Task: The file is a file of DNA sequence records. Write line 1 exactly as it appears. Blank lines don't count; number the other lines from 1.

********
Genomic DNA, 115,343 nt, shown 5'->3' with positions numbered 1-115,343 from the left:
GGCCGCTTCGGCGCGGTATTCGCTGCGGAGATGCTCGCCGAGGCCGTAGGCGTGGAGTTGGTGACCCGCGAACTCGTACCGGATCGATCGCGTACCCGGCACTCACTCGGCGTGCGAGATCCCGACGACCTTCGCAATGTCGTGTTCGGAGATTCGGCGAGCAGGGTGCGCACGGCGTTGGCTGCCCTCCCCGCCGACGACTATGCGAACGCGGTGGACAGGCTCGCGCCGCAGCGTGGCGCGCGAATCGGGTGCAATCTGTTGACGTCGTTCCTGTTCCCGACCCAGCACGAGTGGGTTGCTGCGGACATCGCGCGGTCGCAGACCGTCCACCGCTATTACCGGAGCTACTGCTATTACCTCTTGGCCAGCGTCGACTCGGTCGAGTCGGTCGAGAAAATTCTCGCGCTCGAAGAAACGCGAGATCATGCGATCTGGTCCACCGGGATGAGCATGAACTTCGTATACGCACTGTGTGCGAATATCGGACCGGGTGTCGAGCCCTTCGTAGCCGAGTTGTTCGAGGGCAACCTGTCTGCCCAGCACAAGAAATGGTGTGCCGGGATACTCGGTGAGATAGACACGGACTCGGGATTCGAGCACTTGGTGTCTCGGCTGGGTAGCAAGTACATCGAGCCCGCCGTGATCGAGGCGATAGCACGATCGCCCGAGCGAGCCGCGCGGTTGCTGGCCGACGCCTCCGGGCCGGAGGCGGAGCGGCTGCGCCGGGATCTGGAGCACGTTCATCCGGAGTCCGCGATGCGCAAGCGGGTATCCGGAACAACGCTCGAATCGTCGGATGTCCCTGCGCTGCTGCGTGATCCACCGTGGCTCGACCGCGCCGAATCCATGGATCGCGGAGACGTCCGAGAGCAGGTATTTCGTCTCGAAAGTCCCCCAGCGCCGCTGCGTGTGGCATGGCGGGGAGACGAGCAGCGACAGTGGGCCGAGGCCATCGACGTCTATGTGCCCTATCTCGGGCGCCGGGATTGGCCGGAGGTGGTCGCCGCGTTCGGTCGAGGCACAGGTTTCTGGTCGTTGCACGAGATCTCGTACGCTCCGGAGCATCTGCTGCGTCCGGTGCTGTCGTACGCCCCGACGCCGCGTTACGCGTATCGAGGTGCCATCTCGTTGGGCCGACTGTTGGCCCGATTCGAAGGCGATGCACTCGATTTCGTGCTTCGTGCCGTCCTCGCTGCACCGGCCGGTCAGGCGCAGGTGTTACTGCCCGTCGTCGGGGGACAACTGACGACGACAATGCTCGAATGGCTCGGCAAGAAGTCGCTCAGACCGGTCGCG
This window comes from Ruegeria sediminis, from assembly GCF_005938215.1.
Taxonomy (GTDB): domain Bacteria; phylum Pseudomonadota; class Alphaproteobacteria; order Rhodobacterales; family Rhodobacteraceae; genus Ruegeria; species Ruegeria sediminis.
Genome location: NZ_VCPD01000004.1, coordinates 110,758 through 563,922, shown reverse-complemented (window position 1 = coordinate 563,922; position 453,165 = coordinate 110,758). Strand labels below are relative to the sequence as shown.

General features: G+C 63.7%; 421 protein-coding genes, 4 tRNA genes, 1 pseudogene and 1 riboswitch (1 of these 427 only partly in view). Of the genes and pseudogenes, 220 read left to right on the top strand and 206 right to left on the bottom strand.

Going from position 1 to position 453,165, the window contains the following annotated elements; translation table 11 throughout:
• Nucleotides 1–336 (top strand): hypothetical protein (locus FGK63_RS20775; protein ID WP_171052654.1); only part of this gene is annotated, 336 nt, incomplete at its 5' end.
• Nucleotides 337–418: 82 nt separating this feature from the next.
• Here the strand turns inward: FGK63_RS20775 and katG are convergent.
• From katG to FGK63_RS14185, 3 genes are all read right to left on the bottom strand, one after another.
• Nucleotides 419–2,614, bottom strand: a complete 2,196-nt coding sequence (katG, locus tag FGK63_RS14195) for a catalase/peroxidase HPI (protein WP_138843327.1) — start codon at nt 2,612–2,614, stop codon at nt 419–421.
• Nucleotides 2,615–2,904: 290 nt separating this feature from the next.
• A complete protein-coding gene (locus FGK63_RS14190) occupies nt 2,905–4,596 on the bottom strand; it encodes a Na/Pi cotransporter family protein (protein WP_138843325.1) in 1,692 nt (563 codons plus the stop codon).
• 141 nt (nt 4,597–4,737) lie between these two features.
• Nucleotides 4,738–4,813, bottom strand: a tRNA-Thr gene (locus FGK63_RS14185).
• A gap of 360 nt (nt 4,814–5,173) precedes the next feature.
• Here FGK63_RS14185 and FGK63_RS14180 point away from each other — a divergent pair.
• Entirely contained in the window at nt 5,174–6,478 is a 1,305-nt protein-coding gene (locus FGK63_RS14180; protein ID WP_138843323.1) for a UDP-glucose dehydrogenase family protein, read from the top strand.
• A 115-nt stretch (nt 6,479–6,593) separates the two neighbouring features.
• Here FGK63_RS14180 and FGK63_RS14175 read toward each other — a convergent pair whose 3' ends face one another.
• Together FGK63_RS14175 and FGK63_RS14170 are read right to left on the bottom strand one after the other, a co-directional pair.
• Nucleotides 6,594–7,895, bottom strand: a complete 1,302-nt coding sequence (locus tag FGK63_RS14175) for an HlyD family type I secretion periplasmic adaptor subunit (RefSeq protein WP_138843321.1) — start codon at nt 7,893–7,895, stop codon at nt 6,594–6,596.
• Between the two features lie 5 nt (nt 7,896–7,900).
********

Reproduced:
Genomic DNA, 115,343 nt, shown 5'->3' with positions numbered 1-115,343 from the left: